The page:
The Arthur of the French: The Arthurian Legend in Medieval French and Occitan Literature

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glyn s. burgess and karen pratt, eds., The Arthur of the French: The Arthurian Legend in Medieval French and Occitan Literature. Arthurian Literature in the Middle Ages IV. Cardiff: University of Wales Press, 2006. Pp. xii, 637. ISBN: 0-7083-1964-5. £65.

This book is the fourth volume in the series Arthurian Literature in the Middle Ages (Series Editor, Ad Putter). Like the three previous volumes that examined the Arthurian tradition of the Welsh (1991), the English (1999), and the Germans (2000), the focus of this volume remains cultural rather than adopting a national point of view, dictated by geographical boundaries. The fourteen chapters mainly examine Arthurian works composed in French verse and prose, on the continent or in England, from the twelfth to the fifteenth century, but chapters also treat the Arthurian manuscript tradition, the Arthurian tradition in Occitan literature, and Arthur in modern French fiction and film. The importance of the French contribution to the development of the Arthurian legend cannot be stressed enough and certainly merits its own volume in any series devoted to Arthurian studies. As Karen Pratt points out in her introduction, although King Arthur is most directly associated with British history, 'it was texts in the French language that confirmed his status as a pan-European literary hero,' since 'all the major European literatures originally received their Arthurian rootstock from the Francophone world' (1-2). She reminds the reader that medieval French Arthurian literature gave us the first mention of the Round Table, through Wace, as well as the first account of the quest for the grail and of the adulterous relationship between Lancelot and Guinevere, thanks to Chrétien de Troyes, 'the father of Arthurian romance' (1). In fact, several chapters in this volume demonstrate the debt owed to Chrétien by later writers, both French and non-French.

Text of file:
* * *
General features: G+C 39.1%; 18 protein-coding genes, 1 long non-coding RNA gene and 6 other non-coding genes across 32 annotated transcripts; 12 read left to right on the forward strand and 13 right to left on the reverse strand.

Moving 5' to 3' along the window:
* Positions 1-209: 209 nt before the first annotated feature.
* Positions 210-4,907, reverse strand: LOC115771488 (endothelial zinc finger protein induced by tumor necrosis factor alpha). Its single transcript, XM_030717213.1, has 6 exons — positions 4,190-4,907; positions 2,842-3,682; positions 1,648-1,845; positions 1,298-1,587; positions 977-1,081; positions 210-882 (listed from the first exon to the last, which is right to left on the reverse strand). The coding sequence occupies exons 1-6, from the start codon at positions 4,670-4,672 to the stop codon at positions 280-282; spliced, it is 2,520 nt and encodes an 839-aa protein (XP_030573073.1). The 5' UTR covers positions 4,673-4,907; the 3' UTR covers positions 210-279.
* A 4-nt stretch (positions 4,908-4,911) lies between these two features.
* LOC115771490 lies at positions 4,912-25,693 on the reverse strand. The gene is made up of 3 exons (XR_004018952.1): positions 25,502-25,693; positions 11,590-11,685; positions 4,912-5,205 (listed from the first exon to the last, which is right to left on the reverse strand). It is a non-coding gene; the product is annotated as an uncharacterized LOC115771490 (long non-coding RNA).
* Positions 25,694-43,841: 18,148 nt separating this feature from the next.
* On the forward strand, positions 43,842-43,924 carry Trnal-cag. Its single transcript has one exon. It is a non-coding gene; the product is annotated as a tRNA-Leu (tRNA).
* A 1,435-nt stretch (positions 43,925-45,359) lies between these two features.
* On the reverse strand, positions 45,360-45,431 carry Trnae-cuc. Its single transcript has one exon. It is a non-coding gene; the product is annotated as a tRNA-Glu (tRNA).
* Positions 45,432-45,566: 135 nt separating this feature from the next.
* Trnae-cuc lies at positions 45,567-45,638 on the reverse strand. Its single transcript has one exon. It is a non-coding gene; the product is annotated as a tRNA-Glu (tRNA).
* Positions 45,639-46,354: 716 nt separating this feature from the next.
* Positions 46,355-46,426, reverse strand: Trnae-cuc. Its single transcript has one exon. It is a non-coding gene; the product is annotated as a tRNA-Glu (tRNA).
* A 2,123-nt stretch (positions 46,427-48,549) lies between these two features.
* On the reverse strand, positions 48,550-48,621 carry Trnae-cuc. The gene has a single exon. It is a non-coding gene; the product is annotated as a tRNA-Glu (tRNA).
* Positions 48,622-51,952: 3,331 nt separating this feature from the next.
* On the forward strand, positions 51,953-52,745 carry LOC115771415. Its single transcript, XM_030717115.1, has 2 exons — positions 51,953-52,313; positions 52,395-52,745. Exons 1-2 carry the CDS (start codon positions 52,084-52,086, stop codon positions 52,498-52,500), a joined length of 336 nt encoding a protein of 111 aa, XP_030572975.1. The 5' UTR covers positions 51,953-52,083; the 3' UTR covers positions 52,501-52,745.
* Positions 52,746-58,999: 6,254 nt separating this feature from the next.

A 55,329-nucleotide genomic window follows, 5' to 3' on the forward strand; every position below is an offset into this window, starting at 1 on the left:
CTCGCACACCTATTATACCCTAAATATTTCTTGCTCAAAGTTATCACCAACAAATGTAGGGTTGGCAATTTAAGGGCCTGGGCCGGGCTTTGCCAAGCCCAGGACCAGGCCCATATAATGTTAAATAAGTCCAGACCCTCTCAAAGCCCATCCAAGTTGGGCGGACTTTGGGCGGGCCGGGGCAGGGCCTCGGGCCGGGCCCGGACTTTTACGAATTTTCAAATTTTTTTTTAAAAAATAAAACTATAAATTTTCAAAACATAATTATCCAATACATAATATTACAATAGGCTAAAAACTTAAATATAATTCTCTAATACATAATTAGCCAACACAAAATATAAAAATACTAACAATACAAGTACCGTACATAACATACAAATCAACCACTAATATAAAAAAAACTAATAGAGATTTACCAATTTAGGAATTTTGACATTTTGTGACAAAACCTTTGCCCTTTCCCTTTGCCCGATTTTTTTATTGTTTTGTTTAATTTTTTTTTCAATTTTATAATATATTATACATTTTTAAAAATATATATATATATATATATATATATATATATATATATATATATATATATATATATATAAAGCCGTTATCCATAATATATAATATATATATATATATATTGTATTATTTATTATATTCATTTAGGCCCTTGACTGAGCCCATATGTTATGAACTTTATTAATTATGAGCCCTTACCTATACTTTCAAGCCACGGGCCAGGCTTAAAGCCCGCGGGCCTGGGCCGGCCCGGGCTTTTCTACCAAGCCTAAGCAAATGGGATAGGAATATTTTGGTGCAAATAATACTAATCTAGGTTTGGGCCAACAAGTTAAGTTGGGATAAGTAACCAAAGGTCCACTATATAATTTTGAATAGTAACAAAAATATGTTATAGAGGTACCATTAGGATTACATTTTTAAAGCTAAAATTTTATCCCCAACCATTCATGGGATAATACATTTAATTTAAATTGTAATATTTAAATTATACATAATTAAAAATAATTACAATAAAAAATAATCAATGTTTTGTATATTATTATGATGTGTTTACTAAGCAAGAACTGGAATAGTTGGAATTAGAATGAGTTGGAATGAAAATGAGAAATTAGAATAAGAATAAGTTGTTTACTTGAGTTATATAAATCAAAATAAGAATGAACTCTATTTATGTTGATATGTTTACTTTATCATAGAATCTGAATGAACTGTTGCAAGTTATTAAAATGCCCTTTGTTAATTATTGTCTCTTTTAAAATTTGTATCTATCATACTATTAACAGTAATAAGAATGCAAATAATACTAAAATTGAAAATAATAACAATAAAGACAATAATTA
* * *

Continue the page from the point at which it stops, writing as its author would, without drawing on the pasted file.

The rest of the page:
The volume opens with a chapter by Roger Middleton in which he discusses the approximately 500 extant manuscripts of medieval French Arthurian texts copied from the late twelfth century through the first quarter of the sixteenth century, after which time printed editions took precedence. The two principle sections of the chapter, one that deals with verse, the other with prose, each contain subdivisions that explain various details of the manuscripts: format, dates and places of production, and history and ownership. In Chapter 2 Françoise Le Saux and Peter Damian-Grint analyze the pseudo-historical Arthurian tradition through the chronicles of Geoffrey of Monmouth and Wace and show that the Historia Regum Britanniae in particular was seen as scholarly in France, while a political Arthur was a 'British phenomenon' (108). Tony Hunt and Geoffrey Bromiley in Chapter 3 take up the Tristan tradition through the texts of Beroul and Thomas of England, as well as through the episodic Tristan texts: the Folies Tristan, Chevrefoil, Tristan Rossignol, and Tristan Menestrel. Although King Arthur holds a minor position in these verse texts, Arthurian matter plays a much more prominent role in the lengthy prose Tristan that developed in the thirteenth century, the first significant Arthurian prose romance composed after the Vulgate Cycle, as Emmanuèle Baumgartner (trans. Sarah Singer) demonstrates in Chapter 8. Arthurian prose romances are also the subject of two other chapters. In Chapter 8 Elspeth Kennedy, Michelle Szkilnik, Rupert T. Pickens, Karen Pratt, and Andrea M. L Williams analyze the massive and complex Vulgate Cycle. The authors discuss the date of the work and its general structure, then offer sections devoted to each of the five parts of the cycle. In Chapter 9 Fanni Bogdanow and Richard Trachsler study the Post-Vulgate Roman du Graal (formerly known as the pseudo-Robert de Boron Cycle), a rewriting of the Vulgate Cycle that incorporates themes from the First Version of the prose Tristan. It hardly seems possible in a single chapter to discuss sufficiently the impact of Chrétien de Troyes on the Arthurian tradition, yet Douglas Kelly accomplishes in fifty pages the kind of synthesis for which many critics require an entire book. …